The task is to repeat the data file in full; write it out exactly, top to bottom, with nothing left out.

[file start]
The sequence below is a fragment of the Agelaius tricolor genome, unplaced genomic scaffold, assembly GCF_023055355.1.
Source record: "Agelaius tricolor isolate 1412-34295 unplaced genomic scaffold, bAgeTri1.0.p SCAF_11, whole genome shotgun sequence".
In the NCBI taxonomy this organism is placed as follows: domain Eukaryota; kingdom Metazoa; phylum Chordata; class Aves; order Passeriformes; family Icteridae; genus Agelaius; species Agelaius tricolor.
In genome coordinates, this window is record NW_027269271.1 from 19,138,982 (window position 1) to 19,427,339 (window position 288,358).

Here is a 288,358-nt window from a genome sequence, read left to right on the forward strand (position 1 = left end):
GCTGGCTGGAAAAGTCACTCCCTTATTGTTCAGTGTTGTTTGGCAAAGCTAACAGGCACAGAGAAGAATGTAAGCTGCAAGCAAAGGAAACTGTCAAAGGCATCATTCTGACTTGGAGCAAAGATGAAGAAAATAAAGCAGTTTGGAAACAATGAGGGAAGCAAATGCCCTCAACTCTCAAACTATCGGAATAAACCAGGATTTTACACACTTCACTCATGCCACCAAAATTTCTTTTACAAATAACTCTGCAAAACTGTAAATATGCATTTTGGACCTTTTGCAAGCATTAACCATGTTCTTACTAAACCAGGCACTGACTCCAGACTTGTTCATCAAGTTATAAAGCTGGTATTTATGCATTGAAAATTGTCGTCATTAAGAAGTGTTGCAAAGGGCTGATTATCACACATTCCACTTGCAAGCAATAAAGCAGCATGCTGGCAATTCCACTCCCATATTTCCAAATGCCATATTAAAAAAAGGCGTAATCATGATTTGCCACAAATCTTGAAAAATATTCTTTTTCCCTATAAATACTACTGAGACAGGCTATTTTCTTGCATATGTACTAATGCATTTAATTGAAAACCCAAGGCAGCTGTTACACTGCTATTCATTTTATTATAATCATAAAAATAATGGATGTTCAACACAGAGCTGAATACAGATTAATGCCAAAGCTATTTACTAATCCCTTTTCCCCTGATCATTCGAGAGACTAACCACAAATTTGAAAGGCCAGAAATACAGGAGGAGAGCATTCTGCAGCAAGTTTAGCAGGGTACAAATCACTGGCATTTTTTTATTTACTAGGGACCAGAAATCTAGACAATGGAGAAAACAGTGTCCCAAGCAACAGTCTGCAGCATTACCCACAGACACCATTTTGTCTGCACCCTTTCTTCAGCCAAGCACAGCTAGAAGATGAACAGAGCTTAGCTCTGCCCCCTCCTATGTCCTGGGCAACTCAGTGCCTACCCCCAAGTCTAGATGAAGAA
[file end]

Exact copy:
The sequence below is a fragment of the Agelaius tricolor genome, unplaced genomic scaffold, assembly GCF_023055355.1.
Source record: "Agelaius tricolor isolate 1412-34295 unplaced genomic scaffold, bAgeTri1.0.p SCAF_11, whole genome shotgun sequence".
In the NCBI taxonomy this organism is placed as follows: domain Eukaryota; kingdom Metazoa; phylum Chordata; class Aves; order Passeriformes; family Icteridae; genus Agelaius; species Agelaius tricolor.
In genome coordinates, this window is record NW_027269271.1 from 19,138,982 (window position 1) to 19,427,339 (window position 288,358).

Here is a 288,358-nt window from a genome sequence, read left to right on the forward strand (position 1 = left end):
GCTGGCTGGAAAAGTCACTCCCTTATTGTTCAGTGTTGTTTGGCAAAGCTAACAGGCACAGAGAAGAATGTAAGCTGCAAGCAAAGGAAACTGTCAAAGGCATCATTCTGACTTGGAGCAAAGATGAAGAAAATAAAGCAGTTTGGAAACAATGAGGGAAGCAAATGCCCTCAACTCTCAAACTATCGGAATAAACCAGGATTTTACACACTTCACTCATGCCACCAAAATTTCTTTTACAAATAACTCTGCAAAACTGTAAATATGCATTTTGGACCTTTTGCAAGCATTAACCATGTTCTTACTAAACCAGGCACTGACTCCAGACTTGTTCATCAAGTTATAAAGCTGGTATTTATGCATTGAAAATTGTCGTCATTAAGAAGTGTTGCAAAGGGCTGATTATCACACATTCCACTTGCAAGCAATAAAGCAGCATGCTGGCAATTCCACTCCCATATTTCCAAATGCCATATTAAAAAAAGGCGTAATCATGATTTGCCACAAATCTTGAAAAATATTCTTTTTCCCTATAAATACTACTGAGACAGGCTATTTTCTTGCATATGTACTAATGCATTTAATTGAAAACCCAAGGCAGCTGTTACACTGCTATTCATTTTATTATAATCATAAAAATAATGGATGTTCAACACAGAGCTGAATACAGATTAATGCCAAAGCTATTTACTAATCCCTTTTCCCCTGATCATTCGAGAGACTAACCACAAATTTGAAAGGCCAGAAATACAGGAGGAGAGCATTCTGCAGCAAGTTTAGCAGGGTACAAATCACTGGCATTTTTTTATTTACTAGGGACCAGAAATCTAGACAATGGAGAAAACAGTGTCCCAAGCAACAGTCTGCAGCATTACCCACAGACACCATTTTGTCTGCACCCTTTCTTCAGCCAAGCACAGCTAGAAGATGAACAGAGCTTAGCTCTGCCCCCTCCTATGTCCTGGGCAACTCAGTGCCTACCCCCAAGTCTAGATGAAGAA